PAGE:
“Journalists take the view that this is old news… but people talk about things like this for years.”
Puig says Armstrong’s timing is inspired.
“He’s allowed enough time to lapse for all the information of his wrongdoing to be fully in the public domain. The people who originally testified against him have all had their say. The bodies that govern his ability to race have all had their say. The public is now ready to hear from him,” he says.
“It’s important to note that what he’s done is so monumental – people feel so personally betrayed –that for him to have rushed to an apology would never have been sufficient. For a long time there were still questions – things not yet in the public domain. Now the dust has settled and the debate, which has been about cycling and broader issues, is all about him.”
To succeed, Armstrong ultimately has to redeem himself to his peers, opinion leaders in the press, and the American public, Turnbull says.
The public is the easiest group through which to gain acceptance, and if he succeeds on Oprah, he’ll have a platform to use when he goes to the other groups.
“With the cycling community – it’s pretty irrelevant what he does. Everybody with that group already knows what Armstrong’s position is, and they’ve got bigger problems to deal with, like the waves of inquiries that are now going on targeting the whole cycling industry.
“The mainstream media will still be concerned with the unanswered questions, like who was involved, why he lied for so long, all that stuff. They’ll keep asking those questions at least for a time, which could limit the effect of Armstrong’s efforts.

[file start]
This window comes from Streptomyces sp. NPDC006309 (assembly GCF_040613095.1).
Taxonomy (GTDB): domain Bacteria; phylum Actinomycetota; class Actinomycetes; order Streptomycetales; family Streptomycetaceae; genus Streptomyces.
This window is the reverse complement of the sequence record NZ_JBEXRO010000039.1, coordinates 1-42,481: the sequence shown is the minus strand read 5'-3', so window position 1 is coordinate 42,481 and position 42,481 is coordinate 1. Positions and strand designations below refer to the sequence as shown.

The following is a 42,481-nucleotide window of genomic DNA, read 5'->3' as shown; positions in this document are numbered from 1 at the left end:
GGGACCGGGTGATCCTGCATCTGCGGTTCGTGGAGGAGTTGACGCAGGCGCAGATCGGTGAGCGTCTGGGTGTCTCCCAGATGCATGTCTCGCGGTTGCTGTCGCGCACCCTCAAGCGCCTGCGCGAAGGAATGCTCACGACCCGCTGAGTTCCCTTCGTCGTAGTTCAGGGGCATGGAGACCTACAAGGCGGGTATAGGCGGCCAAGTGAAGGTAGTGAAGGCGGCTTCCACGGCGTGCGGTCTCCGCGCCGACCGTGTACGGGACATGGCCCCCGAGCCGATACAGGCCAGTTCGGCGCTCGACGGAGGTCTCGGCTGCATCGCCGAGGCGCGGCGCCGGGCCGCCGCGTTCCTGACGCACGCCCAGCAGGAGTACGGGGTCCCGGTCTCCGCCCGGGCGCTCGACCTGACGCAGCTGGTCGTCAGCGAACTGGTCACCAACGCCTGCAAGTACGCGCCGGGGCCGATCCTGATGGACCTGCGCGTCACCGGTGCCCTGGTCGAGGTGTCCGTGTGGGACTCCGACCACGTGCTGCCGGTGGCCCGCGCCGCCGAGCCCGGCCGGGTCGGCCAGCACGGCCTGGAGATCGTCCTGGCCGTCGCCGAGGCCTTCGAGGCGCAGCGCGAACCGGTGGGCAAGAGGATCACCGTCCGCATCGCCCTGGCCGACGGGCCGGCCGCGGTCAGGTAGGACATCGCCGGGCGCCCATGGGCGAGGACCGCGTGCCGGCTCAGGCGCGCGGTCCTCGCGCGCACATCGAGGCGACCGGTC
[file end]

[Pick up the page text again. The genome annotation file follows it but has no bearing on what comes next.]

“For the American public, a confession is good. They’ll think better of him, though that depends on the apology itself.
“What he’s doing by going on Oprah is going around the media opinion, around the media elites, and around the sporting people to the American public. The strategy is obvious – if he gets support among the American public that provides a platform to go to the other groups.”
There’s something uniquely American about Armstrong’s quest for redemption, remarks Turnbull.
“In the United States, because of its evangelical Christian tradition, there’s a very strong tradition of confession and apology. It’s seen as very important.
“There’ve been dozens and dozens of people who’ve apologised and confessed, and gone on to redeem themselves: Bill Clinton, for example.”
Puig says using Winfrey’s program is ideal for reconnecting with the broader public. “You couldn’t hope for a better vehicle,” he says. “She’s the world’s confessioner-in-chief. Doing it with her will provide maximum interest and coverage. You’d have to live under a rock not to know about the interview.”
Will it work? Turnbull says he doesn’t know. “You can’t predict these things. The circumstances are different in each particular case.
“A lot of PR people give you the impression that there are simple, straight-forward things you do which fixes things like this. It’s not like that – it depends on the context, the circumstances… a whole series of things. Anybody who says appearing on Oprah will fix his image doesn’t know what they’re talking about.
“Ultimately, public relations practitioners follow rules of thumb that have tended to work and do their best to adapt to the circumstances. There are no guarantees – society is too complex for that.”